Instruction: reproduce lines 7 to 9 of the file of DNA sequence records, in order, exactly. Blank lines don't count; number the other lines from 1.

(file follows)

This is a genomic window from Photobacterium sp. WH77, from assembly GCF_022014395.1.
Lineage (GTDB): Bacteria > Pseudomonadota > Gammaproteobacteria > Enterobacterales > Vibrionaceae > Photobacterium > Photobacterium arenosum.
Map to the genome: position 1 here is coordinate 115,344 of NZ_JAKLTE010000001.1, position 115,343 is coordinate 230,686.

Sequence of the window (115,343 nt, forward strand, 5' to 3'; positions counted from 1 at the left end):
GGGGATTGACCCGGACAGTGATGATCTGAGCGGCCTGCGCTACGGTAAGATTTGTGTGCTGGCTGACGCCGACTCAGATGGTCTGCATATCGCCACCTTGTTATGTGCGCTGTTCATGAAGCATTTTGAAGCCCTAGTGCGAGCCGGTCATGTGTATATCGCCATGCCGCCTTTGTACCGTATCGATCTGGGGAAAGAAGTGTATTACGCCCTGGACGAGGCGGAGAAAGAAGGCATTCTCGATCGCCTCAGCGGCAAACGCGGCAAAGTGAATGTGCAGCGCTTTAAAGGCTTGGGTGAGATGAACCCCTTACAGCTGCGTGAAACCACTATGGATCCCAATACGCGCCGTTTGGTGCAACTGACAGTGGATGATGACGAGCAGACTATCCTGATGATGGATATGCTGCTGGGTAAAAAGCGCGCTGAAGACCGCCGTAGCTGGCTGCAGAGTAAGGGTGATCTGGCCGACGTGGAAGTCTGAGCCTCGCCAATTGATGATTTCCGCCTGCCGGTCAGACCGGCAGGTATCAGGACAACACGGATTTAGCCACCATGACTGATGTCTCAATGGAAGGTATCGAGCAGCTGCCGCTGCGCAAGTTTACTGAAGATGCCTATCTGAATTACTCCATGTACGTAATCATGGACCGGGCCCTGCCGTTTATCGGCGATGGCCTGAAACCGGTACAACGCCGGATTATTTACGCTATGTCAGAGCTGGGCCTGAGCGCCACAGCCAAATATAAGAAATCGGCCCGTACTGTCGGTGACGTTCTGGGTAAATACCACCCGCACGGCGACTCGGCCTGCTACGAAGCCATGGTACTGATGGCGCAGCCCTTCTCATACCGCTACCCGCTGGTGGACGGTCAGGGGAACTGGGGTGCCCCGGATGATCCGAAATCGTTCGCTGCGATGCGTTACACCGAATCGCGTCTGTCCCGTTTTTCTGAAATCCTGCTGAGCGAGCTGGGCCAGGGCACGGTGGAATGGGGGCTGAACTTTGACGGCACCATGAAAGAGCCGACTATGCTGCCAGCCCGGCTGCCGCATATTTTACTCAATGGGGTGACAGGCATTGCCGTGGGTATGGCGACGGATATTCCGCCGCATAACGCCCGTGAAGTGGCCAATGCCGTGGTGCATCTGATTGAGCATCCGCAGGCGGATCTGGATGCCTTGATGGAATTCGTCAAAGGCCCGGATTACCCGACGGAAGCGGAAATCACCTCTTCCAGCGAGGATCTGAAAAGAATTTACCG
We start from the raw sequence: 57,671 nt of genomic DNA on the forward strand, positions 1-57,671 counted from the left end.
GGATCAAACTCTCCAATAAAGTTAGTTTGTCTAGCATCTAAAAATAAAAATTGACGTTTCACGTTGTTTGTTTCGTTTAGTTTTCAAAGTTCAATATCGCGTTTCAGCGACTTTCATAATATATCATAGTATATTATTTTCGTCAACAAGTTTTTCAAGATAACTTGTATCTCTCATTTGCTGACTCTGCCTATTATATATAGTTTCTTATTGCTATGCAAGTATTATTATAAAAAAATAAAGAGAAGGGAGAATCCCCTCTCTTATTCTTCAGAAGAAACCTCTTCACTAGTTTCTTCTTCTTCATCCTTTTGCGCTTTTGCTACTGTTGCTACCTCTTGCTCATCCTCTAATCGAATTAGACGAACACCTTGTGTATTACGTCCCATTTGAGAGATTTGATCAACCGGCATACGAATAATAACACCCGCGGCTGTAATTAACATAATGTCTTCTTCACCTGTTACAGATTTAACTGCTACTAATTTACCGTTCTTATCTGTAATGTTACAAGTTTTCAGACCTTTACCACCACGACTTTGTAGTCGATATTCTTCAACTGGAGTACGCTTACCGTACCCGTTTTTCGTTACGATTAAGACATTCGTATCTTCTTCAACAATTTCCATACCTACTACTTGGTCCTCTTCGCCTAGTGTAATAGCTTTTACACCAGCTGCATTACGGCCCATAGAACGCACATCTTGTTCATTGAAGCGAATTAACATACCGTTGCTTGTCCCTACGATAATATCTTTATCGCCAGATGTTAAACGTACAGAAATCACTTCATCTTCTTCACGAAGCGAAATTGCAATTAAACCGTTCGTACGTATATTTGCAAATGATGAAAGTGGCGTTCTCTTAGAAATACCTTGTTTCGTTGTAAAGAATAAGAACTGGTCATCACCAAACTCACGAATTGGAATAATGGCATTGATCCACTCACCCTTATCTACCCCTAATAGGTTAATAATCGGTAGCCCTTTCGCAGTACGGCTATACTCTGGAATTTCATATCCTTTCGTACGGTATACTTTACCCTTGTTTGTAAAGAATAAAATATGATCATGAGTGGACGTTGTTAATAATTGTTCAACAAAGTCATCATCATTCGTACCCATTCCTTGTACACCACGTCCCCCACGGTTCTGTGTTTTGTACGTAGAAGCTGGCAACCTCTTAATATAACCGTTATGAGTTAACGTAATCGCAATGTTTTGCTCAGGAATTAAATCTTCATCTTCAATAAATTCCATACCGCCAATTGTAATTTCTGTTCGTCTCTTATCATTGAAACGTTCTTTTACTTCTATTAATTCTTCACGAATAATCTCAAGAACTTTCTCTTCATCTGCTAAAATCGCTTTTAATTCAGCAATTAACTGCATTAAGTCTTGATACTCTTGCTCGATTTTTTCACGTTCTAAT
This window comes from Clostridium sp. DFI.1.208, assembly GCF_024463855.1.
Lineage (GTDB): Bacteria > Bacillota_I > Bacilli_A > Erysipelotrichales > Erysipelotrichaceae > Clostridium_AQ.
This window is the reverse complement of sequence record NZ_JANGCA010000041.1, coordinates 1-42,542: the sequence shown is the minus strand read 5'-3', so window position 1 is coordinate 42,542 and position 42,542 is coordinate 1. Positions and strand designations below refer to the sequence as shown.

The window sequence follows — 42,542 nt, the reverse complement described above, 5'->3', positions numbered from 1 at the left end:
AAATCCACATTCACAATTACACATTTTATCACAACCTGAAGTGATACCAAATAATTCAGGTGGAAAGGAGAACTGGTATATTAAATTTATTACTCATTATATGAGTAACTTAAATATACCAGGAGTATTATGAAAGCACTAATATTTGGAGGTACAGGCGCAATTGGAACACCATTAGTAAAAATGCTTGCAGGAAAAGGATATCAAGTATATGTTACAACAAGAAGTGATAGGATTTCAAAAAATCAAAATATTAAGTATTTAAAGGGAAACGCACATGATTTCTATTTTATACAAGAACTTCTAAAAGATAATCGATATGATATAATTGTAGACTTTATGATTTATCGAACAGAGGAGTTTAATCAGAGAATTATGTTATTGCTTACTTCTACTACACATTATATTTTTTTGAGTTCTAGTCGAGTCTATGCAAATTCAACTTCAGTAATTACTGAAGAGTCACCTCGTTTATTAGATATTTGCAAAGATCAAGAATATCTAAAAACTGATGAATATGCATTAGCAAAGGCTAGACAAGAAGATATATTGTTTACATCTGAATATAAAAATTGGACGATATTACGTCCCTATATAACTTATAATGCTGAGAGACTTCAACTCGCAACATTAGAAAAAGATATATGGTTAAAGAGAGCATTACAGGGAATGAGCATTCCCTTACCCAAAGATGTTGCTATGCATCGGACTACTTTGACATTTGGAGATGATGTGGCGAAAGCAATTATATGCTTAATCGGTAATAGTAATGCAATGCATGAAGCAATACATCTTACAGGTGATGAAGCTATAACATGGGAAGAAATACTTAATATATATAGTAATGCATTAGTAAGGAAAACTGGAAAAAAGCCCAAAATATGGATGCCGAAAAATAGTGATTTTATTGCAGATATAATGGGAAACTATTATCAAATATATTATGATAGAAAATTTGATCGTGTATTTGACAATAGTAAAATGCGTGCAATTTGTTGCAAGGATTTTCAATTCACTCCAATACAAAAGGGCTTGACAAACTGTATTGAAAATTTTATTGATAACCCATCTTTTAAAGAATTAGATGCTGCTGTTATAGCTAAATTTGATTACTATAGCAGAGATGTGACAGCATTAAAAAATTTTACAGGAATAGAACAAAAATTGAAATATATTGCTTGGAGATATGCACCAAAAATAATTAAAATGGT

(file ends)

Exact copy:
GGATCAAACTCTCCAATAAAGTTAGTTTGTCTAGCATCTAAAAATAAAAATTGACGTTTCACGTTGTTTGTTTCGTTTAGTTTTCAAAGTTCAATATCGCGTTTCAGCGACTTTCATAATATATCATAGTATATTATTTTCGTCAACAAGTTTTTCAAGATAACTTGTATCTCTCATTTGCTGACTCTGCCTATTATATATAGTTTCTTATTGCTATGCAAGTATTATTATAAAAAAATAAAGAGAAGGGAGAATCCCCTCTCTTATTCTTCAGAAGAAACCTCTTCACTAGTTTCTTCTTCTTCATCCTTTTGCGCTTTTGCTACTGTTGCTACCTCTTGCTCATCCTCTAATCGAATTAGACGAACACCTTGTGTATTACGTCCCATTTGAGAGATTTGATCAACCGGCATACGAATAATAACACCCGCGGCTGTAATTAACATAATGTCTTCTTCACCTGTTACAGATTTAACTGCTACTAATTTACCGTTCTTATCTGTAATGTTACAAGTTTTCAGACCTTTACCACCACGACTTTGTAGTCGATATTCTTCAACTGGAGTACGCTTACCGTACCCGTTTTTCGTTACGATTAAGACATTCGTATCTTCTTCAACAATTTCCATACCTACTACTTGGTCCTCTTCGCCTAGTGTAATAGCTTTTACACCAGCTGCATTACGGCCCATAGAACGCACATCTTGTTCATTGAAGCGAATTAACATACCGTTGCTTGTCCCTACGATAATATCTTTATCGCCAGATGTTAAACGTACAGAAATCACTTCATCTTCTTCACGAAGCGAAATTGCAATTAAACCGTTCGTACGTATATTTGCAAATGATGAAAGTGGCGTTCTCTTAGAAATACCTTGTTTCGTTGTAAAGAATAAGAACTGGTCATCACCAAACTCACGAATTGGAATAATGGCATTGATCCACTCACCCTTATCTACCCCTAATAGGTTAATAATCGGTAGCCCTTTCGCAGTACGGCTATACTCTGGAATTTCATATCCTTTCGTACGGTATACTTTACCCTTGTTTGTAAAGAATAAAATATGATCATGAGTGGACGTTGTTAATAATTGTTCAACAAAGTCATCATCATTCGTACCCATTCCTTGTACACCACGTCCCCCACGGTTCTGTGTTTTGTACGTAGAAGCTGGCAACCTCTTAATATAACCGTTATGAGTTAACGTAATCGCAATGTTTTGCTCAGGAATTAAATCTTCATCTTCAATAAATTCCATACCGCCAATTGTAATTTCTGTTCGTCTCTTATCATTGAAACGTTCTTTTACTTCTATTAATTCTTCACGAATAATCTCAAGAACTTTCTCTTCATCTGCTAAAATCGCTTTTAATTCAGCAATTAACTGCATTAAGTCTTGATACTCTTGCTCGATTTTTTCACGTTCTAAT
This window comes from Clostridium sp. DFI.1.208, assembly GCF_024463855.1.
Lineage (GTDB): Bacteria > Bacillota_I > Bacilli_A > Erysipelotrichales > Erysipelotrichaceae > Clostridium_AQ.